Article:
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Pilots Visiting Camphill

Hill Soaring

Camphill is a hill top site on the south-west corner of a plateau with three sides forming appreciable slopes to the North, West and South. The East side is cleft by a valley that runs down to join the Hope Valley (of telephone exchange fame) at Hathersage. The major slopes all produce good lift and hill soaring is available straight off the top of a launch in winds from northerly through west to southerly.

To the north of Camphill, as well as the Hope Valley, there is Edale Valley and the valleys containing the Ladybower, Derwent and Howden reservoirs. All have soarable slopes usable in one wind direction or another. Soaring these is not difficult and is fully described in the club’s Pilots Manual – as are the local landing fields which are not as small as is rumoured!

For the more experienced pilot the whole of the Peak District is open for exploration from Cromford in the south to Saddleworth Moors in the north, from Kinder Downfall in the west to Howden Moors in the east. Those who like to mark their prowess by the distance flown in one flight can fly over seventy kilometres within the Peak District..

Thermal Soaring

From our airfield at Camphill we regard the area from North Yorkshire down to Cambridge in the south, and South Wales as our back yard for thermal cross countries. However thermal flying in the hilly country is very different from that over flatter terrain.

The hill slopes catch the sun’s rays earlier than the flatlands and correspondingly do so as the day ends so the thermal activity is often prolonged. There is frequently a breeze and often superimposed wave.

Flying at Camphill is characterised by a rich mixture of all three classical forms of soaring which is challenging, rewarding and endlessly fascinating. Because of the influence of the wind and hills the thermals often behave unpredictably, or so it seems.

Learning the way they behave and developing the skills to successfully soar them and use them as the stepping stones into the lee wave is one of the reasons why Camphill is one of the uniquely interesting and challenging gliding sites in England.

Wave Flying

The prime wave generators are the flanks of the Pennines. However at a lower level each major hill produces some local wave which usually feeds into the main wave at some point where they are in phase with each other.

Camphill is so situated that our hill lift is nearly always in phase with the best waves that are generated in winds from southwest to northwest. Frequently a winch launch to 400ft or so is all it takes to start a flight that may take you to levels where oxygen is required and you can venture forth to join the pilots from Sutton Bank at Thirsk flying in wave over the North York Moors.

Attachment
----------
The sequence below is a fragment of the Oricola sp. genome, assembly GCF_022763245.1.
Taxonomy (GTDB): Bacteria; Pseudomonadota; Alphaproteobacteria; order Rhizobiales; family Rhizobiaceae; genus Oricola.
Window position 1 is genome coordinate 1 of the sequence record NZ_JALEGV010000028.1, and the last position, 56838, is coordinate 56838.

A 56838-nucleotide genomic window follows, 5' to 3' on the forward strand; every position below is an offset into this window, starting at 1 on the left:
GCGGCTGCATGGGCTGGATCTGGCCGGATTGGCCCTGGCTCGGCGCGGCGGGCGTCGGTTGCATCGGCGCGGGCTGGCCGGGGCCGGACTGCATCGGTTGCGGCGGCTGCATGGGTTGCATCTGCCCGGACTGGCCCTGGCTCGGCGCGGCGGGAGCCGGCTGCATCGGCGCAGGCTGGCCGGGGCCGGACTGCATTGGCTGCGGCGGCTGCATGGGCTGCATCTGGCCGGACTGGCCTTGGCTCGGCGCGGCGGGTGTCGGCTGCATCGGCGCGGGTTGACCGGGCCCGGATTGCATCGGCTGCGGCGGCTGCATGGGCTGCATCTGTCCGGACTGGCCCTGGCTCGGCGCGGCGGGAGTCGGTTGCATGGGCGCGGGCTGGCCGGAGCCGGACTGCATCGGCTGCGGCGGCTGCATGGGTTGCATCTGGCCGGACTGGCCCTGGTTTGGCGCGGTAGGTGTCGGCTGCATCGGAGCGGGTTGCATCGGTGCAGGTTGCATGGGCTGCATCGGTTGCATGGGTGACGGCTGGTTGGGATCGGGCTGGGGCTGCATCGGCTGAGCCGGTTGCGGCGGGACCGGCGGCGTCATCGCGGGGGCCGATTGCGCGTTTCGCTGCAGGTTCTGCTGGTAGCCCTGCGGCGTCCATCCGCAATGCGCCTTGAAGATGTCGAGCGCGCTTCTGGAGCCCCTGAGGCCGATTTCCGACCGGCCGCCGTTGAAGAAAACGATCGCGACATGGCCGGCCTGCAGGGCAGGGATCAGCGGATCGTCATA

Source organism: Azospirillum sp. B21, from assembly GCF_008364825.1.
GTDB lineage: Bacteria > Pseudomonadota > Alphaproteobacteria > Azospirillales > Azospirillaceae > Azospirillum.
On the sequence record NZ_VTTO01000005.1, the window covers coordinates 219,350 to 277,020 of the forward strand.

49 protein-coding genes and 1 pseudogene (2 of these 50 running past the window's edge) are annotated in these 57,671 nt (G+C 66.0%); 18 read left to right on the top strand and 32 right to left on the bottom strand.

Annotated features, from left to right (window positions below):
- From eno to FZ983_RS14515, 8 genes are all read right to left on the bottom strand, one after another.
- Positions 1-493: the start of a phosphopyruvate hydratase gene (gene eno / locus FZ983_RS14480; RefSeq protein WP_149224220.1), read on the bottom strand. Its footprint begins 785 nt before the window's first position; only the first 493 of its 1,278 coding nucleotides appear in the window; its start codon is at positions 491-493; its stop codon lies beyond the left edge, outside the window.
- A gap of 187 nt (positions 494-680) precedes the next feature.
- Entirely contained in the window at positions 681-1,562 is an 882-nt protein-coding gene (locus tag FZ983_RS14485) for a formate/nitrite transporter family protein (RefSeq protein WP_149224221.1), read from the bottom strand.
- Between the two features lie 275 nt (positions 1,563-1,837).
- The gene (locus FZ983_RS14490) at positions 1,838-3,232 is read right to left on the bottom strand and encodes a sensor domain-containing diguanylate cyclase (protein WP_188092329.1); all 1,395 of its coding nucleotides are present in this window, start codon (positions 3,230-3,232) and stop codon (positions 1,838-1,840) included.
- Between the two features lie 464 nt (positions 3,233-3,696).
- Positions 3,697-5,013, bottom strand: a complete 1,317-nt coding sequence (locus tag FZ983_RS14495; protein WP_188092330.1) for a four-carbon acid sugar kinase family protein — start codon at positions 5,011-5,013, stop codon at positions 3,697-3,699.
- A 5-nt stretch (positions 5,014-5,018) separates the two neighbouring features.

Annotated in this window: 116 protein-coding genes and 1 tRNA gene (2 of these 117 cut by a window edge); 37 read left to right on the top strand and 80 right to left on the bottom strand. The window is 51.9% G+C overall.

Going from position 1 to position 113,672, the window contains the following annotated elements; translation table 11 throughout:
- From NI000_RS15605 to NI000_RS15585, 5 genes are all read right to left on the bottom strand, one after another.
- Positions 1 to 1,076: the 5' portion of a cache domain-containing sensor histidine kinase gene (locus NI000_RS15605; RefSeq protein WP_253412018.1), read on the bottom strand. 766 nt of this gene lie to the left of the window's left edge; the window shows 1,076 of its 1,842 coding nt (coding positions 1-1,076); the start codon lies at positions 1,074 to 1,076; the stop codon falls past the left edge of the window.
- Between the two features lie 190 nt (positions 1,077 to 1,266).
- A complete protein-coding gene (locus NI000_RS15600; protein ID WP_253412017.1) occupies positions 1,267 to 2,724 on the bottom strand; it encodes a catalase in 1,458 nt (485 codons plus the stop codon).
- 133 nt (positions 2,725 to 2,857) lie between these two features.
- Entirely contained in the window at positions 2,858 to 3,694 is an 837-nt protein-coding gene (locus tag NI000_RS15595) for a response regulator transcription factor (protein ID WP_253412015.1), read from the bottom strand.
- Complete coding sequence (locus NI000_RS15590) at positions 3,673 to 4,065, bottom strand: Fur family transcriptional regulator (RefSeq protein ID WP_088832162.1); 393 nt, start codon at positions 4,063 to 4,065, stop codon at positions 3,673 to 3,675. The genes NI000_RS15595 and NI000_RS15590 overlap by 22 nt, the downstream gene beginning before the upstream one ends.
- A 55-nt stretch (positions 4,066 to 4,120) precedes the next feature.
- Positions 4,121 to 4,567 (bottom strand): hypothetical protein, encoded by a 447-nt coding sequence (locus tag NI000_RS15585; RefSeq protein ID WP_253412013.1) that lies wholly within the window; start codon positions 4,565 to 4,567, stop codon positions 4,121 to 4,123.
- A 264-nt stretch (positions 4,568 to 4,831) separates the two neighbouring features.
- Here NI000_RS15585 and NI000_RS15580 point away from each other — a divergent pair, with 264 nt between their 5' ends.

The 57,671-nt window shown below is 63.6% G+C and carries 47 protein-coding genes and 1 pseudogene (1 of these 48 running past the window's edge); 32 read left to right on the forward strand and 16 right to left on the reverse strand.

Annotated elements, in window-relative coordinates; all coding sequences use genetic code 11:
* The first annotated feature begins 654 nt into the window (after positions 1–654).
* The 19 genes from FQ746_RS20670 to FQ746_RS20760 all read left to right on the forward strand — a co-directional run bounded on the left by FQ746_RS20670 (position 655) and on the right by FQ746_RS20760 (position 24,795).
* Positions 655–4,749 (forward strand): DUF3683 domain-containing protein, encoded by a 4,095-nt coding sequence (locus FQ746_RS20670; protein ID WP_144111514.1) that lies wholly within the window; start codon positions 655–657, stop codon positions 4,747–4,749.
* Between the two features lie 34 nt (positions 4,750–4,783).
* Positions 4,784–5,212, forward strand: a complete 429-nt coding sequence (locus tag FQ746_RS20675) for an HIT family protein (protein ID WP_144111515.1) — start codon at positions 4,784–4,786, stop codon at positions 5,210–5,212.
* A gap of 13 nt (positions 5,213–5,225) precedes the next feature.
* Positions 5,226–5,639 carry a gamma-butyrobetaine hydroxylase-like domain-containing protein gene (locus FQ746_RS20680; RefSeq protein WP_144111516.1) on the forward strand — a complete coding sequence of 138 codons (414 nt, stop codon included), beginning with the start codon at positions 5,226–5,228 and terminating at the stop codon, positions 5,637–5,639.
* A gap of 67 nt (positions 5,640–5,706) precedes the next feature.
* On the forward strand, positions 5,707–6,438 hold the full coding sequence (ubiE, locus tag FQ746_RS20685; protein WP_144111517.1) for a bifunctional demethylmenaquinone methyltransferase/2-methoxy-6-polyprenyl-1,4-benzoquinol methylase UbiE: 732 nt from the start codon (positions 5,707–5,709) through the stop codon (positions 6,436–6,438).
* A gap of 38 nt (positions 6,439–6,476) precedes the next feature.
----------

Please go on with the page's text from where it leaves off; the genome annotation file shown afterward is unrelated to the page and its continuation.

Our good climbs are made to the east where the cloud gaps tend to be bigger and the airspace more open. Although the best wave is in winds predominantly from the west, just as there is a soarable hill accessible from Camphill in any wind direction there is accessible wave in most wind directions as well.

You just may have to make a step to a local hill to find the way into it. Silver, gold and diamond heights are all to be had at Camphill within gliding range of the site, cloud cover notwithstanding. The height record for Camphill is 23,000ft. The only real limiting factor to high wave soaring over the Peak District is the presence of controlled airspace above and to the west, related to the Manchester CTA.

Our Glider Fleet

Puchacz two seat training gliders are made of glass fibre reinforced resin – a very strong and rugged material, used in the building of most modern gliders – whether they are designed for training or for high performance.

K13 training gliders are made of steel and wood, a well tried combination that has been used for many years. Ka18 and Ka8 – are wood and metal single seat gliders

At Camphill we have a number of dual control gliders. These are available almost every flying day for training. They are also used for trial flights.

The flying controls of these gliders are very easy to use. They enable anyone of any age or gender and most sizes to easily control the glider. The pedal controls are adjustable to suit leg length. There is a fully adjustable five-strap harness to keep you entirely secure in your seat. A large single wheel smoothes out landings.

In the cockpit, instruments give us important information like height, speed, and rate of climb or descent. All gliders are also fitted with radio to keep in touch with the ground and other gliders – mainly for safety reasons.

Each glider has a large Perspex canopy over the cockpit which, as well as keeping out the wind and weather, gives excellent all round visibility.

Single Seat Gliders

Once you are experienced enough to fly on your own you can fly the club’s single seat gliders. These are a little more sporty and manoeuvrable than the dual control gliders and are capable of being flown distances that will earn you gliding certificates and qualifications.

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